An “Evil Eye”

G-d says to the rich man, “Not only did you fail to give of your own wealth, but also on the part that I demand be given to the poor man, you have put an ayin hara.”
As per Yitz Grossman: ┬áThe rich man’s son will not have anything which the father had. ┬áThe loss of wealth will be at a bad time.
What does G-d mean when he says that the wealthy man is giving an ayin hara to the very little that the poor man was given? Since the wealthy man does not receive satisfaction from his own wealth, he denigrates whatever little the poor man has, wishing to drag him down. His jealousy for the poor man’s tranquility prevents him from giving with a warm heart.

When our Sages say that the rich man’s wealth shall be lost at a bad time, they mean that just as the wealthy man is ready to buy something he greatly desires he will lose his wealth. This is a greater disappointment, since one sees his dreams shattered at the very moment they are about to be realized. Poor timing is part of the punishment. Not only will he suffer a depletion of wealth, but he will also lose it at the time when he most craves it.

Why does the punishment of the wealthy man include his son losing his wealth? Wealth in people’s eyes is often equated with happiness. Part of the satisfaction of being rich is that a person believes he has done everything possible to insure the happiness of his children. Hence, one of the greatest disappointments a wealthy man can feel is to be unable to help his children financially. This pains him even more than simply becoming impoverished, and so this shows the severity of his punishment for not giving.

Everyone Gains From a Mitzvah

The poor man has gained something earthly, and the rich man has gained entrance to the World to Come.
According to Yitz Grossman, even when a person enjoys considerable wealth, he is still called “an afflicted man.” The reason for this is that no matter how much wealth a person has, he is afflicted with a craving for more. Our Sages say, “He who has one hundred, wants two hundred.”(5) Therefore, he is called “afflicted,” since this describes his feelings. He is disappointed with what he has and finds himself constantly dissatisfied.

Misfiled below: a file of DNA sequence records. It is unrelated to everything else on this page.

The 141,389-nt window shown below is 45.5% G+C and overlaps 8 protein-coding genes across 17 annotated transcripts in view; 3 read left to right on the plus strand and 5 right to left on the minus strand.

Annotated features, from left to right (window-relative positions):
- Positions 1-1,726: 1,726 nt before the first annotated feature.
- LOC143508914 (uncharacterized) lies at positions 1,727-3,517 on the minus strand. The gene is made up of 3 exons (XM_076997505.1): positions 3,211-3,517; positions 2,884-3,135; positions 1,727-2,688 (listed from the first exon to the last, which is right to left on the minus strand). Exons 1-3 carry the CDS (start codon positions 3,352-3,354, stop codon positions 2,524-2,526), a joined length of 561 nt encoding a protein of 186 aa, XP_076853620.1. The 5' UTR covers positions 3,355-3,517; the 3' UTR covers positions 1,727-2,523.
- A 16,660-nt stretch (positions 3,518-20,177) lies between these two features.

How can the verse compare the benefit reaped by the two men, as it is written, “G-d will enlighten both of them,” when it seems clear that the wealthy man has profited much more by gaining entrance to the World to Come? The poor man gains more than it appears. Firstly, he gains the material things he so desperately requires. When he has hunger pains or shivers with cold, satisfying these needs is of the utmost importance to him. Secondly, the poor man enables the wealthy one to gain entrance to the World to Come, and therefore he will receive a sizable spiritual compensation. If he had not asked for a donation, the wealthy man would not have had the opportunity to give one. Therefore, even though in human eyes it seems that the wealthy man has performed a far greater mitzvah, the Torah teaches us that those who cause the mitzvah are no less important.

Making Your Children Happy

As posted by Yitz Grossman.

During the Second World War, there was a little girl in Jerusalem who was already two and a half years old and still unable to walk. Her younger sister was showing signs of starting to walk, while she herself made no progress whatsoever. The parents were very worried and took her to the best doctors, but were unable to find a remedy. One doctor was especially pessimistic and said, “When hair grows on the palm of my hand, this little girl will walk.”

The great tzaddik, Rabbi Shlomo of Zehvil, lived in Jerusalem at that time and the girl’s mother decided to go to the rabbi and implore him to pray for the child. As it was wartime, food was very scarce, and everything was rationed. Since it was customary for one to bring a gift to a chassidic rabbi when one came to see him, the mother did the same, despite her dire situation. In the market she bought some lentils, flour, and dried fruit and brought the food to the rabbi as a present. Then she begged him to bless her daughter with a complete recovery.

The rabbi heard her story and that she was a descendant of the famous Rabbi of Brezhen. But his response was, “I would like to help you, but there is nothing I can do.”

When the mother heard this, she understood the severity of the situation, since even this great tzaddik was unable to abolish the decree in heaven against her daughter. She began to sob hysterically and did not stop imploring him to bless the child. “Yes, you can help me,” cried the mother. “A tzaddik’s prayers are always answered.”

The rabbi thought for a while and then he said to her, “There is a known method of getting your prayers answered, and that is to go to the Kosel for forty consecutive days.”

She answered, “Rebbe, how can I, a young woman with many small children, go forty days to the Kosel?” Her responsibilities to her family made it impossible for her to leave the house every day.

“But what can I do?” replied the rabbi.

“Go instead of me!” pleaded the mother.

The rabbi thought for a minute and said, “All right, I agree to go for you.” With this he sent her home with a blessing.

When she came home she told her husband about her visit to the rabbi. Exactly on the fortieth day, when the child was sitting on a chair, and her younger sister was crawling near her on the floor, she suddenly started walking normally, just like any other child. From that day on she progressed like a normal child. She later grew up, got married, and had a large family.